AL TAQADDUM, Iraq --
Of field military medicine’s many investments, orthopedic treatment may be one of the most practical. The Camp Taqaddum Surgical Detachment began providing orthopedic care in August 2006 and practitioners credit its introduction with saving both time and money.
During July alone, more than 65 patients took advantage of this service. Previously, those servicemembers would have required transportation to neighboring medical facilities to receive orthopedic treatment.
Transportation in these parts doesn’t come cheap. In addition to the cost of air assets, the time personnel spend away from their designated work sections is not reimbursable either.
The orthopedic clinic treats problems regarding the skeletal system, ligaments and muscles. Since the clinic was established, they have treated more than 900 individuals. Although the rigors of combat can easily create such problems, the clinic says that most of its patients’ injuries are non-combat related.
“I’m just glad that we can help patients and save taxpayers’ money,” said Lt. Cmdr. Robyn L. Cross, an orthopedic nurse with the Camp Taqaddum Surgical Detachment, 2nd Maintenance Battalion, 2nd Marine Logistics Group (Forward) and a Chambersburg, Pa., native. “I think we provide a necessary service. A necessary, appreciated service.”
Since their primary duties of patient care keep them busy, three to four hours are set aside every Wednesday morning to ensure the staff is provided the opportunity to treat patients requiring orthopedic care. The surgical detachment has no official orthopedic section, so the staff provides this time on a completely voluntary basis.
“We can be more efficient one day a week. If I had to see all these patients throughout the week, it would be really tough,” said Lt. Cmdr. Harlan C. Taliaferro, an orthopedic surgeon for 2nd MLG (Fwd). “We see, on average, between 15 to 20 patients and I probably see about five to ten urgent cases throughout the week.”
Taliaferro attended four years of medical school and an additional five years of residency to become an orthopedic surgeon. He is the only one here who is officially certified to carry out orthopedic surgeries.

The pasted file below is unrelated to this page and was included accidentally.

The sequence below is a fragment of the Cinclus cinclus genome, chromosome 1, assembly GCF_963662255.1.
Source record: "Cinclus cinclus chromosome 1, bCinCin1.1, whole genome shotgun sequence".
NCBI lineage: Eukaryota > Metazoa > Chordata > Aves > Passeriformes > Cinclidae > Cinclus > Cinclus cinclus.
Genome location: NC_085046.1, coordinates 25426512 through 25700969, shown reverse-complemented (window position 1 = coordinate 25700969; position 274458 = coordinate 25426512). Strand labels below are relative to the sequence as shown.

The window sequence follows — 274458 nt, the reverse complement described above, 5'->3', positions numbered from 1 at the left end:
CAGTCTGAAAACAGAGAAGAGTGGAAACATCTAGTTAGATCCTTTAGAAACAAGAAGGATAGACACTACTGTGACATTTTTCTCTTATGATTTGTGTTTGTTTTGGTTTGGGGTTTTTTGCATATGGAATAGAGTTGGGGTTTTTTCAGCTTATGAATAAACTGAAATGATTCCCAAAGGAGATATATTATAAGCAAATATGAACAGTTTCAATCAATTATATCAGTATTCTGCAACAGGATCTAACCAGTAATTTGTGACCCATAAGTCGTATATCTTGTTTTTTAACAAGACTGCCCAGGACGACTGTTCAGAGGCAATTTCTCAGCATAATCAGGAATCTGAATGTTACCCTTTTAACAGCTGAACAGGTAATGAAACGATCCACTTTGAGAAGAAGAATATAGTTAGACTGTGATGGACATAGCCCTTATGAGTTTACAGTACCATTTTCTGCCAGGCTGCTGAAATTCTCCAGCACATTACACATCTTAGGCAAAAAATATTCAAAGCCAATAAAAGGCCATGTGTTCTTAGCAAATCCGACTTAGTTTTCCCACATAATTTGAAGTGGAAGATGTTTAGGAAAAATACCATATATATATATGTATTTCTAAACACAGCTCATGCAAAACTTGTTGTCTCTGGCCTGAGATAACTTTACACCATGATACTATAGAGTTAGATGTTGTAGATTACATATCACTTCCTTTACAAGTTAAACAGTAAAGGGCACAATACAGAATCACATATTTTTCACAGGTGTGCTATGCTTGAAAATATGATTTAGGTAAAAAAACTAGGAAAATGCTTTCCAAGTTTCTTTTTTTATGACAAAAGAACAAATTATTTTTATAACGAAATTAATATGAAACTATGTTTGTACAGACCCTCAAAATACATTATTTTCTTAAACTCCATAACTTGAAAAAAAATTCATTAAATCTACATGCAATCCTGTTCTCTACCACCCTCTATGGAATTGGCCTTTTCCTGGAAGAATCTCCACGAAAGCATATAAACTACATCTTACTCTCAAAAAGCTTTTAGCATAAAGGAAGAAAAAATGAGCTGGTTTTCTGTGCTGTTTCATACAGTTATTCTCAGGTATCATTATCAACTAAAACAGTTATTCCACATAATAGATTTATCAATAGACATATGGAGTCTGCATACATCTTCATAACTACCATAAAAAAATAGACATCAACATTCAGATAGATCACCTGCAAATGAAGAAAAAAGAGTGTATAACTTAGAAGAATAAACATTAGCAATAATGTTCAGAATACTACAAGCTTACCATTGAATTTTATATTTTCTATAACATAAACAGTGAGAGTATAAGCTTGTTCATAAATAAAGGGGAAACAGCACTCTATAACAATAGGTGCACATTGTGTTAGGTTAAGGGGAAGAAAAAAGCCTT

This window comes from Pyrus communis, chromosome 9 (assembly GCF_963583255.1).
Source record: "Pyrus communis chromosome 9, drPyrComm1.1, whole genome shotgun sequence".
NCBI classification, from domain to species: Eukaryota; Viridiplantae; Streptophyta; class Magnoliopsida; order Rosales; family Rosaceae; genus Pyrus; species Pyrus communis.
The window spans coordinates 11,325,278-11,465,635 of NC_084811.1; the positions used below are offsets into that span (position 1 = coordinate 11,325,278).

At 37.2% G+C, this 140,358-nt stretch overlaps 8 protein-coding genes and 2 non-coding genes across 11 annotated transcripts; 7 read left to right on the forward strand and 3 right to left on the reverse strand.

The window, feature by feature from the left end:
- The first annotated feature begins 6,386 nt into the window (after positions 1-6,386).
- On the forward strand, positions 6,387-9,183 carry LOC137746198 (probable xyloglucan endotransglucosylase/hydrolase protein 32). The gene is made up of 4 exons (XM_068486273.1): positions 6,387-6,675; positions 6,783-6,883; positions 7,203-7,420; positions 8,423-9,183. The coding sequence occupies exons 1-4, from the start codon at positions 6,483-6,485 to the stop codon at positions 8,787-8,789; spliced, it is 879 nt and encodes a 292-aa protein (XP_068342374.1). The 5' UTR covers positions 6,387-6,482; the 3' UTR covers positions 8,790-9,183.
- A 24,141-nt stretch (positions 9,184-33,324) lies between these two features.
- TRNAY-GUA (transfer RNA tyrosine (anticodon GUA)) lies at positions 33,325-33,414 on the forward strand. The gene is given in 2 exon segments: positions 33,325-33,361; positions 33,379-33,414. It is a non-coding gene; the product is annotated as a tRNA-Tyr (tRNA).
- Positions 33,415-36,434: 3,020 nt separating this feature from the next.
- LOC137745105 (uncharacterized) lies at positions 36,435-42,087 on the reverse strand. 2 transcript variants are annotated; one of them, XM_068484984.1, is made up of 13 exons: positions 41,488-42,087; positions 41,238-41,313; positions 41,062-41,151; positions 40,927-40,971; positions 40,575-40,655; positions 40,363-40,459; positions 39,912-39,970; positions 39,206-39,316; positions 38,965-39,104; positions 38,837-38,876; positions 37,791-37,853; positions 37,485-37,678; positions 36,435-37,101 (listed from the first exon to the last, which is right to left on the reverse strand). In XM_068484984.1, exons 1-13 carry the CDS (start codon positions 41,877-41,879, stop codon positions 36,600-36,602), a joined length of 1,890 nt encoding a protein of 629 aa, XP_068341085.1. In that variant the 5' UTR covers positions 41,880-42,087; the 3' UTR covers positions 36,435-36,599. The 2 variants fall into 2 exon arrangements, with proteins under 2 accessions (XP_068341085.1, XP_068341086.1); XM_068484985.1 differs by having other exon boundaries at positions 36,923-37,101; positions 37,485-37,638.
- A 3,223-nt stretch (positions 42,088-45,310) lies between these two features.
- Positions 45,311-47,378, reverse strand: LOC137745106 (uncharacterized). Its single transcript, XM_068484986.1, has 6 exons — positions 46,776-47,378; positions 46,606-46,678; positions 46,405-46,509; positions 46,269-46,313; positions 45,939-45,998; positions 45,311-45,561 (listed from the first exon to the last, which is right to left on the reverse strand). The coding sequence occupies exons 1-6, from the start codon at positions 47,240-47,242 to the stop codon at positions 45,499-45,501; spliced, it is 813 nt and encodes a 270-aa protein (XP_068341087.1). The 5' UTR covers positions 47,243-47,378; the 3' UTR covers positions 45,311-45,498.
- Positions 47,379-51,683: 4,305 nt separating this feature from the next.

He said approximately 70 percent of all injuries here are orthopedic, making his services even more essential to “keeping people in the fight.” He also acknowledged one of the more drastic consequences of failure to treat these patients in Iraq.
“If we weren’t out here providing this service, we would have hundreds that would possibly need to be flown out of the country for treatment,” the Groton, Conn., native said.
Lt. David P. Day, a physician assistant with the detachment, explained that orthopedic treatment is provided to all servicemembers, contracted civilians and civilians employed by the federal government. He said this can really “take the load off” the higher level facilities to which patients are transported.
A Marine corporal, who was spared the flight elsewhere for care, said he is glad he was helped here, relieving him of a radical concern of his.
“I’m only two months away from home, so I’d rather just stick it out and finish what I started,” said Cpl. Jorge L. Pinedo, who utilized clinical services for his broken ankle.
Like Pinedo, the orthopedic staff is well into their deployment. Petty Officer 3rd Class William H. Smith, a corpsman with the detachment’s orthopedic staff said he has noticed an increase in the number of patients monthly as word spreads of the availability of this service.
“Wednesdays have been getting a lot busier,” said the Billings, Mont., native. “Now that more people know about it, more people are referring patients to it.”
Smith also said that after almost six months and more than 230 patients, the orthopedic staff works well together and has grown to be very close.
“We all came out here in February as part of the same group. Everybody is great to work with,” he said. “We all know each other’s weaknesses and strengths.”
And through the incorporation of on-site orthopedic care, it seems that the medical staff at Camp Taqaddum’s Surgical Detachment has turned a previous weakness into yet another strength of the operational forces here.